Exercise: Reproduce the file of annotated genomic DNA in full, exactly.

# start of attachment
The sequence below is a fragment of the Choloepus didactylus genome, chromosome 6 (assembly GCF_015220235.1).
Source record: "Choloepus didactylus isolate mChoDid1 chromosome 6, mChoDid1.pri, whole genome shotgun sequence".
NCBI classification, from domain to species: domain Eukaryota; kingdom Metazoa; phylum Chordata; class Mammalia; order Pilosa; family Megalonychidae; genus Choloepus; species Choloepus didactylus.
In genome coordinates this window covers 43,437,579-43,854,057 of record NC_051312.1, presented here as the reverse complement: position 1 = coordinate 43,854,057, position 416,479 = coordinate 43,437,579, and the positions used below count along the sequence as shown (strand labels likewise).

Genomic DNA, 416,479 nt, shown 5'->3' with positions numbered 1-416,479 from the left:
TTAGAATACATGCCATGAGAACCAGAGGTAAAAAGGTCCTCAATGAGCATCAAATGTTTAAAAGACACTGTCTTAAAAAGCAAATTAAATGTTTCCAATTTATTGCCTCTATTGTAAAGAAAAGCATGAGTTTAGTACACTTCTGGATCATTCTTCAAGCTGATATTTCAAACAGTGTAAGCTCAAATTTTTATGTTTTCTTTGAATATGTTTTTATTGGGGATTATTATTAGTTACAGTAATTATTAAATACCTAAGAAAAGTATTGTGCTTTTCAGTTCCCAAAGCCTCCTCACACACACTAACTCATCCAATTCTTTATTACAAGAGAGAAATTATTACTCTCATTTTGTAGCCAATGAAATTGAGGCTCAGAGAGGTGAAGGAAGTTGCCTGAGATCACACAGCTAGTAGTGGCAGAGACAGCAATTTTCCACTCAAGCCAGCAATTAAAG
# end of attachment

The sequence below is a fragment of the Choloepus didactylus genome, chromosome 6 (assembly GCF_015220235.1).
Source record: "Choloepus didactylus isolate mChoDid1 chromosome 6, mChoDid1.pri, whole genome shotgun sequence".
NCBI classification, from domain to species: domain Eukaryota; kingdom Metazoa; phylum Chordata; class Mammalia; order Pilosa; family Megalonychidae; genus Choloepus; species Choloepus didactylus.
In genome coordinates this window covers 43,437,579-43,854,057 of record NC_051312.1, presented here as the reverse complement: position 1 = coordinate 43,854,057, position 416,479 = coordinate 43,437,579, and the positions used below count along the sequence as shown (strand labels likewise).

Genomic DNA, 416,479 nt, shown 5'->3' with positions numbered 1-416,479 from the left:
TTAGAATACATGCCATGAGAACCAGAGGTAAAAAGGTCCTCAATGAGCATCAAATGTTTAAAAGACACTGTCTTAAAAAGCAAATTAAATGTTTCCAATTTATTGCCTCTATTGTAAAGAAAAGCATGAGTTTAGTACACTTCTGGATCATTCTTCAAGCTGATATTTCAAACAGTGTAAGCTCAAATTTTTATGTTTTCTTTGAATATGTTTTTATTGGGGATTATTATTAGTTACAGTAATTATTAAATACCTAAGAAAAGTATTGTGCTTTTCAGTTCCCAAAGCCTCCTCACACACACTAACTCATCCAATTCTTTATTACAAGAGAGAAATTATTACTCTCATTTTGTAGCCAATGAAATTGAGGCTCAGAGAGGTGAAGGAAGTTGCCTGAGATCACACAGCTAGTAGTGGCAGAGACAGCAATTTTCCACTCAAGCCAGCAATTAAAG